Seven arthropods and three fungi have been developed and released for the biocontrol of E. crassipes (Harley, 1990; Julien and Griffiths, 1998). The arthropods are the curculionids Neochetina bruchi and Neochetina eichhorniae, the pyralids Xubida infusellus and Niphograpta albiguttalis, the noctuid Bellura densa, the mirid Eccritotarsus catariensis, and the galumnid mite Orthogalumna terebrantis. The fungi are all hyphomycetes: Acremonium zonatum, Cercospora piaropi and Cercospora rodmanii. Additionally, there has been work on the development of the fungus Alternaria eichhorniae as a mycoherbicide (Aneja, 1996; Shabana, 1997). Acremonium zonatum, Cercospora piaropi, Myrothecium roridum, and Rhizoctonia solani are viewed as suitable bioherbicides (Charudattan, 2001). In Africa, an international programme has been established to develop a mycoherbicide for the control of the weed, using fungal isolates that have been found in Africa (Bateman, 2001). Karim Dagno et al. (2012) review the current status of development of mycoherbicides against E. crassipes, but report that biological, technological and commercial constraints have hindered progress. Oil emulsions are recognized as a way to increase both efficiency of application and efficacy of biocontrol agents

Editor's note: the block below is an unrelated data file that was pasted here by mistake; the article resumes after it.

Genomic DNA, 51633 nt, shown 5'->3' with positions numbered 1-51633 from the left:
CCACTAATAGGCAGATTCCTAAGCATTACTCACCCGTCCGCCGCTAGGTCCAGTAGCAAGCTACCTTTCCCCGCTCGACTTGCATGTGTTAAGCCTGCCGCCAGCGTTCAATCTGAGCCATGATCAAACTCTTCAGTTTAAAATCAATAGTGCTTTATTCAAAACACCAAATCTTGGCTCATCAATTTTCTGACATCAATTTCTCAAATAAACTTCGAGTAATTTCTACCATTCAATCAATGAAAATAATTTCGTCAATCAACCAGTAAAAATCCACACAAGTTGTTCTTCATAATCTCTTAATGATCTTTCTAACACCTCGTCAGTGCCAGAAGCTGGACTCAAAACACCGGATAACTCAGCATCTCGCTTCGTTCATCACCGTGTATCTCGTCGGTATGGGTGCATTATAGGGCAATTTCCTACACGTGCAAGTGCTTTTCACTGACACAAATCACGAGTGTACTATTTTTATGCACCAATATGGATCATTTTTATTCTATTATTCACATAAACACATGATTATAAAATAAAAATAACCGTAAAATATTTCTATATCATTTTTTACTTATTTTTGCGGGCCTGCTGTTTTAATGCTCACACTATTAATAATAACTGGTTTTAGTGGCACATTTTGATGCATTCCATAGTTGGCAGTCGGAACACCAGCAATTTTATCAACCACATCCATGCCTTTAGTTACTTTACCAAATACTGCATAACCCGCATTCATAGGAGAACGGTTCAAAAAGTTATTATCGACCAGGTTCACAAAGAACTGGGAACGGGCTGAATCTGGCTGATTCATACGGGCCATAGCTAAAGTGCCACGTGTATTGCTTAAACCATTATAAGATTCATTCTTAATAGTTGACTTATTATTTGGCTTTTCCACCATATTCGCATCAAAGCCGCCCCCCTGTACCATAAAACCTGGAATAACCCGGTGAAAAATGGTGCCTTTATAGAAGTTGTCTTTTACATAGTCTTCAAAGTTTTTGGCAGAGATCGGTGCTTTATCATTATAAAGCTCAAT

The two Neochetina weevils have together given excellent results in the USA, Argentina, India, Australia and Sudan, acting apparently in a complementary fashion. Infestations of E. crassipes have been reduced by 80-90% or more. In Uganda, the two weevils have greatly reduced the problem on Lake Kyoga, and are beginning to take effect on Lake Victoria (Hill, 1999). In Papua New Guinea, N. eichhorniae is reported to be giving 'permanent control' in some areas (Orapa and Atip, 1996). More recently, Orapa and Julien (2001) reported that although control had been achieved in some areas, such as the Sepik River and Waigani Lake, the full impact of biological control by the Neochetina weevils on water hyacinth in PNG is not known.